Iron, Steel and Metal Finishing Operations Summary By: Kevin Worley Southwestern Oklahoma State University Production, forming, and cleaning of steel products creates several waste-outputs. These outputs range from the benign to RCRA regulated hazardous waste. Listed below are the steps associated with a metal product from ore to finished product, detailing the various wastes. Production of Coke ...
In total, all of the work on display represents over six hundred hours of work. Thankfully, the most recent angel took a mere thirty hours compared to the first, named “faithbomb”, which took fifty. I only used one appropriated object in the entire show, which was a practice mortar, in the sculpture “faith bomb” (image provided below).
Figure 1. Faithbomb
To construct this figure, I used mild steel sheets, copper sheets, aluminum rivets, and various thicknesses of cold rolled steel, and flat stock. The fabrication process for constructing all of the angels was the same, except for differences in the sizes of sheet metal. Most of the adjustments were made with hammers. Although some of my larger hammers were purchased, I used them to make more specialized tools, like smaller hammers, chisels and tongs. With these tools I
made the smaller parts: fingers, toes, noses, eyes and such. On some of the wing forms, I used blind rivets to secure the copper sheeting; this is a very laborious process. It was done by cutting and welding the frame of the wing out of 1 ¼ inch wide and a ¼ inch deep flat stock, then cutting the sheet copper to mimic the shape of the wing, and finally drilling through both the sheet copper and the flat stock. Lastly, a hand-powered rivet gun is used to press each rivet into place. The last part of my fabrication process is to make new steel appear old and worn. I create the illusion of eroded metal using a plasma cutter. By shooting hundreds of tiny holes through the metal, it looks like worms have devoured the surface. Then I add acid to the steel, forcing the metal to oxidize. I complete the sculptures with a few coats of clear enamel that arrests the erosion process. It is very important that these angels do not appear new. Rust reveals age; it shows the reaction that occurs when iron endures contact with air and water. Corrosion slowly eats through iron or iron alloys, like steel, and converts it to dust. This process of oxidation represents non-permanence. Although humans often try to halt the aging process with scientific advancements and technology, eventually everything returns to dust. The parallel that happens between human flesh and steel is something I really enjoy; it is no coincidence that I use it as part of my creative language. My work focuses on the transition from life to death and beyond. The subjects of my art are depicted as they suffer; it feels almost masochistic as I watch them suffer. In my sculptures, I try to capture that visceral moment, that struggle between life and death. My personal struggle deals with the fact that I have a love/hate relationship with my faith.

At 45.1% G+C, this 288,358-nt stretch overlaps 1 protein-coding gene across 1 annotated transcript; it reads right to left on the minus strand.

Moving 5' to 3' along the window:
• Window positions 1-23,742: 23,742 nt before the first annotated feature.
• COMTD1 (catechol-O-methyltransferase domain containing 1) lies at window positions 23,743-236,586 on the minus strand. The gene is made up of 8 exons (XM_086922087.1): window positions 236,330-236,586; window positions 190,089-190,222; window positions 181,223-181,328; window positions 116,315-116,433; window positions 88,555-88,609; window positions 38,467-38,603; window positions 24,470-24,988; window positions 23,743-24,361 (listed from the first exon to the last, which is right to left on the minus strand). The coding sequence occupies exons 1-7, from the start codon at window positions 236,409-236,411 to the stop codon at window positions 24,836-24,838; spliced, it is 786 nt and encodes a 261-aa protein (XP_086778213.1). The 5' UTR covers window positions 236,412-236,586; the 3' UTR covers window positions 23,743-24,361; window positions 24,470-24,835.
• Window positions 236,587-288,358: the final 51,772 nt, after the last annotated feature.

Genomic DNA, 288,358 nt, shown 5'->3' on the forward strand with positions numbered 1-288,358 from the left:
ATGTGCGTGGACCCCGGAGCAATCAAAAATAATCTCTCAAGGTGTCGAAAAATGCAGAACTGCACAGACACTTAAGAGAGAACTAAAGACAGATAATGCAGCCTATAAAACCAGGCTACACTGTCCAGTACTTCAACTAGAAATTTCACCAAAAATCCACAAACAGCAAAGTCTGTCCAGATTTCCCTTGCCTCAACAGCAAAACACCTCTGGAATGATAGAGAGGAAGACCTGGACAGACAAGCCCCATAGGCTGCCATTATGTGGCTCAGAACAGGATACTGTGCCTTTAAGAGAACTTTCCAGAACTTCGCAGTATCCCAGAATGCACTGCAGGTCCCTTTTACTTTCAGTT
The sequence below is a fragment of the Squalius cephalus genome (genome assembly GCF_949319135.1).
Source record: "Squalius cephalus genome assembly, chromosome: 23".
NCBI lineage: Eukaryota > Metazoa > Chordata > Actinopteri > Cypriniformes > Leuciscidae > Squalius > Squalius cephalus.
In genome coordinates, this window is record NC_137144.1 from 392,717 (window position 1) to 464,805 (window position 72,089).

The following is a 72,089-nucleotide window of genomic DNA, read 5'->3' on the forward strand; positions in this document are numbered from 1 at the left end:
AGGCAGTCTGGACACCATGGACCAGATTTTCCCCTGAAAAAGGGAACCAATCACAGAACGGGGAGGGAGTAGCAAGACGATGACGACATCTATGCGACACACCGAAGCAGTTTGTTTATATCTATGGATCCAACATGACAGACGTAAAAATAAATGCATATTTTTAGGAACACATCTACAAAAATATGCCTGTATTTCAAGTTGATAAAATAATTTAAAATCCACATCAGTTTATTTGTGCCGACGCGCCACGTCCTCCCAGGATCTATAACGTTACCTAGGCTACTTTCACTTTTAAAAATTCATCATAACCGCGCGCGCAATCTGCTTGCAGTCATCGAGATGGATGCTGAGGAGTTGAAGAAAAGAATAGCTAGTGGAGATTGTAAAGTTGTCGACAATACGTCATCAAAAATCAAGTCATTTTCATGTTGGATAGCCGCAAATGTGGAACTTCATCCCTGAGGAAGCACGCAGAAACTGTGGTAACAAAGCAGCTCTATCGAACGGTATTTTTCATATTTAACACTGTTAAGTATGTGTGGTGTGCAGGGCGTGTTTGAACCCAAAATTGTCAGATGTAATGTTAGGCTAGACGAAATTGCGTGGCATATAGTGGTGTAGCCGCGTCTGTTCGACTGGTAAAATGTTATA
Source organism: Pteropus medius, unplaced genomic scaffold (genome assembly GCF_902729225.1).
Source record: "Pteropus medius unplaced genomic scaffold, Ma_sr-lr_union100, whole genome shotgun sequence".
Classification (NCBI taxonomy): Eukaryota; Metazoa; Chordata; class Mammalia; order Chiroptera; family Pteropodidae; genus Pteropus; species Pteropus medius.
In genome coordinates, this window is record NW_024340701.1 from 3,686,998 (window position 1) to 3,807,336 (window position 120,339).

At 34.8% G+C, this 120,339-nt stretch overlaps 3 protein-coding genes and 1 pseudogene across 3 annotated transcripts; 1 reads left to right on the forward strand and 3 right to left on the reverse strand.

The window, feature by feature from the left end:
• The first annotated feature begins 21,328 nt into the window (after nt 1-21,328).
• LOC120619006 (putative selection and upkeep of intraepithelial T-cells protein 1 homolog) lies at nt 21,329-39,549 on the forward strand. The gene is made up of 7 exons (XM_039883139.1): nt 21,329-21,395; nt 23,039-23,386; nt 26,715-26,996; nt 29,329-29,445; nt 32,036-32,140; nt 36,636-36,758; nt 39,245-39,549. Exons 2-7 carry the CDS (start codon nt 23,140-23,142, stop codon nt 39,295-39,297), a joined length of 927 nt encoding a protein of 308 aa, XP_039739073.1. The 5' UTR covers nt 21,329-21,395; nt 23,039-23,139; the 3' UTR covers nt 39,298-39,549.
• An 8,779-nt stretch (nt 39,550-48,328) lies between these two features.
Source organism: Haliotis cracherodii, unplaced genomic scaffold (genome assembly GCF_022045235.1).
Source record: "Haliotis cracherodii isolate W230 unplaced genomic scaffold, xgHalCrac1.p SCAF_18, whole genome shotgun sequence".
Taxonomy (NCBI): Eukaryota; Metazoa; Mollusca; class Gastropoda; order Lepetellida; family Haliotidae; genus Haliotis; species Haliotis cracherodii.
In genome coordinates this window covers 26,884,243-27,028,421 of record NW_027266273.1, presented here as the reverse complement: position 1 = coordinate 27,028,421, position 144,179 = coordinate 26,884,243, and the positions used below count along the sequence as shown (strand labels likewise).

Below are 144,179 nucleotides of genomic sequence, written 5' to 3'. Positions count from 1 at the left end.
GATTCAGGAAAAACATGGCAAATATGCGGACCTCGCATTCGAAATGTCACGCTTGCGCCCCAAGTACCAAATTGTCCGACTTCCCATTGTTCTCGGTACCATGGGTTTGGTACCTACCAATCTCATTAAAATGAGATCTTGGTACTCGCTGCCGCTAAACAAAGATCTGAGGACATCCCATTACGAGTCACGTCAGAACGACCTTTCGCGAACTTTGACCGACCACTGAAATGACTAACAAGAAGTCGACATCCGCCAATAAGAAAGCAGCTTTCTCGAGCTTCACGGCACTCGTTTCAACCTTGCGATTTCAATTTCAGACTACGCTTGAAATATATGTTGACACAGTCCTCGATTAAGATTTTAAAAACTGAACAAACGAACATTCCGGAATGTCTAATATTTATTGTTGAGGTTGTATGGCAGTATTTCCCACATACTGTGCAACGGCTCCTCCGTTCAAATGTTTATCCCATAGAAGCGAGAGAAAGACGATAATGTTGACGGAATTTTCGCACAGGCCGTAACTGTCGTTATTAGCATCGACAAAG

Literature Choose six of the following approaches and find one article for each approach. o Writing: One page per article 2 pigs summary Critical approaches important in the study of literature: MORAL/Intellectual Concerned with content and value so Used not only to discover meaning, but also to determine whether works of literature are both true and significant. o To study lit ...